Saturday 10 December 2022
- Advertisement -
EconomyWhy scrapping steel export duty now is a good decision

Why scrapping steel export duty now is a good decision

On 19 November, the union government withdrew export duties that had been imposed six months ago on steel and its inputs after their domestic rates had sobered

The recent government’s decision to scrap the export duty on steel products and iron ore with effect from 19 November will help improve the financial and operational performance of steel players, Jindal Steel and Power Limited (JSPL) MD Bimlendra Jha said today. Because of factors like high input costs, steel firms faced distress in the July-September quarter of the ongoing financial year, Jha said.

On 19 November, the union government had withdrawn export duties that had been imposed six months ago on steel and its inputs after their domestic rates sobered, allaying previous inflationary concerns, according to the Union Ministry of Finance, which withdrew its 22 May order to boost their exports. “The central government has restored the status quo as was prevailing prior to 22 May… and withdrawn the export duty on iron ores lumps & fines below 58% Fe content, iron ore pellets and the specified steel products including pig iron. The duty concessions on anthracite or PCI coal, coking coal, coke and semi-coke and ferronickel have also been withdrawn,” the ministry said in a statement yesterday.

Why scrapping steel export duty was necessary

The decision to withdraw exports duty on iron ore and steel items is influenced by two factors:

  • domestic of these product groups are no longer responsible for high inflation as they are sufficiently available at reasonable rates, and
  • the export curb has been one of the major factors for the contraction of exports in October.

The JSPL MD said, “It was a much-awaited move which will improve the financial and operational performance of steel makers.” Leading domestic steel makers, including JSPL, Tata Steel and JSW Steel, have either reported losses or posted a sharp fall in their net profits citing adverse market conditions in the July-September quarter.

The JSPL MD is not alone in appreciating the government’s decision. “Since iron ore is a basic input for many industries across the countries, so, at this juncture, this is a great opportunity to enhance our exports trajectory as there are no supply constraints in the domestic market,” said Saket Dalmia, president, PHD Chamber of Commerce and Industry.

The Engineering Export Promotion Council (EEPC) hoped that the withdrawal of export duty on iron ore and steel products does not lead to any hike. “The domestic prices, however, should not increase further for benefit of MSME [micro, small and medium enterprises] users,” it said in a statement. The move will boost engineering goods exports and contain the downward trend seen in steel exports, it said.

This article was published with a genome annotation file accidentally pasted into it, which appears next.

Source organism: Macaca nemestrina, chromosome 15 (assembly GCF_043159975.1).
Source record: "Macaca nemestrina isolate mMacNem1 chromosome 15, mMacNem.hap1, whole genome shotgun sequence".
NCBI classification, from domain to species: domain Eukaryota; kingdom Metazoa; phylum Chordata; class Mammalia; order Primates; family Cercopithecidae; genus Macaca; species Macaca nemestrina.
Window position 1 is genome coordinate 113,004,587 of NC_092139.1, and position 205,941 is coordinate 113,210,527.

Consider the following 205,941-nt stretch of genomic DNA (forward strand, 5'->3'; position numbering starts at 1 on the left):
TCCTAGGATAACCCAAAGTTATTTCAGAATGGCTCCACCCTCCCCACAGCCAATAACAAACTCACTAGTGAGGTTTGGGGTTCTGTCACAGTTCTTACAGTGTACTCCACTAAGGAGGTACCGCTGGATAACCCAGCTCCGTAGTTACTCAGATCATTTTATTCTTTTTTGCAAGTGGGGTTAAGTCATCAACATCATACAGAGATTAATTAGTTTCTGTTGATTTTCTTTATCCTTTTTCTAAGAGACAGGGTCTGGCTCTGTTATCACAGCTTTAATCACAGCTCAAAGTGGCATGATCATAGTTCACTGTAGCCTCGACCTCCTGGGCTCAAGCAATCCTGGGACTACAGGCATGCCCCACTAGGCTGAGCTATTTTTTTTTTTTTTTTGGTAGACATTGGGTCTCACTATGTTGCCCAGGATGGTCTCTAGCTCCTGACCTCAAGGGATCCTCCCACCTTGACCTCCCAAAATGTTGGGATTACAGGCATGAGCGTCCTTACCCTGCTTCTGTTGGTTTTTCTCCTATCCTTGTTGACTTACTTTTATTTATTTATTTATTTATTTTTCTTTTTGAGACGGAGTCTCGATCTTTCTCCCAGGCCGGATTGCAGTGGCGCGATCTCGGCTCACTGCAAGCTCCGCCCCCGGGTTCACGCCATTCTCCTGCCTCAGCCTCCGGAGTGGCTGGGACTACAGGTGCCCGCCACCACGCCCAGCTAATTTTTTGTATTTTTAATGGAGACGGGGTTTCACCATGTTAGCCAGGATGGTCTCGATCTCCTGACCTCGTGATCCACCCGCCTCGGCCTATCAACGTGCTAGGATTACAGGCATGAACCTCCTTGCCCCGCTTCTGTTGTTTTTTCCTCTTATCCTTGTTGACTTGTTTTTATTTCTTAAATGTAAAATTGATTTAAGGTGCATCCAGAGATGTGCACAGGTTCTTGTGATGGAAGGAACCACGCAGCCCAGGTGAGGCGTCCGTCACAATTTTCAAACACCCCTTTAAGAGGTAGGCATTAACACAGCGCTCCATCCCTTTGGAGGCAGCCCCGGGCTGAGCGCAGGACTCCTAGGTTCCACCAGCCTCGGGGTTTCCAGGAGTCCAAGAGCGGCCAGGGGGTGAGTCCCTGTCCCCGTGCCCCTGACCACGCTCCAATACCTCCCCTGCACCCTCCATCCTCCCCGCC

“In the last few months, volume data had also indicated a significant year-on-year decline in exports of major stainless steel and alloy steel items which were manufactured by export-oriented MSMEs,” it said. During October, engineering exports fell 21% primarily due to a decline in shipments of steel and its products, it said.

Previously, the duty on anthracite/PCI, coking coal and ferronickel — used as raw materials in the steel industry — was hiked to 2.5%, while for coke and semi-coke it has been raised to 5%, from 0 earlier. “I am sure as when the coking coal will go too high, the government will remove the duty because India is heavily dependent on imported coking coal for steel production,” the JSPL MD said.

Cooking coal and iron ore are the two key raw materials used in steel making. Though iron ore is domestically available, for coking coal, India is dependent on imports. The country meets 85% of its coking coal requirement through imports, mainly from Australia.

Anticipated since September

The media reported in September that the government was considering reducing duties on exports of iron ore and steel products as higher levies on them had been adversely impacting the country’s mercantile exports. The finance ministry on 22 May imposed export duties ranging from 15% to 45% on inputs for iron and steel in a move to increase their availability for domestic manufacturers.

Indian economy now

India’s retail inflation, as measured by the Consumer Index (CPI), fell below 7% at 6.77% in October, which is significantly low compared to the September print of 7.41%, but still far away from the Reserve Bank of India’s upper tolerance limit of 6%. In October, India’s merchandise exports declined 16.65% to $ 29.78 billion, mainly due to global headwinds.

Exports of iron ore alone saw over 72% decline in April- 2022 at $ 2.4 billion compared to $ 666 million in April-October 2021. On the other hand, imports of iron and steel surged over 31% in April-October 2022 at around $ 12 billion against $ 9.2 billion in the same period the previous year.

Click/tap on a tag for more on the subject

Related

Of late

More like this

[prisna-google-website-translator]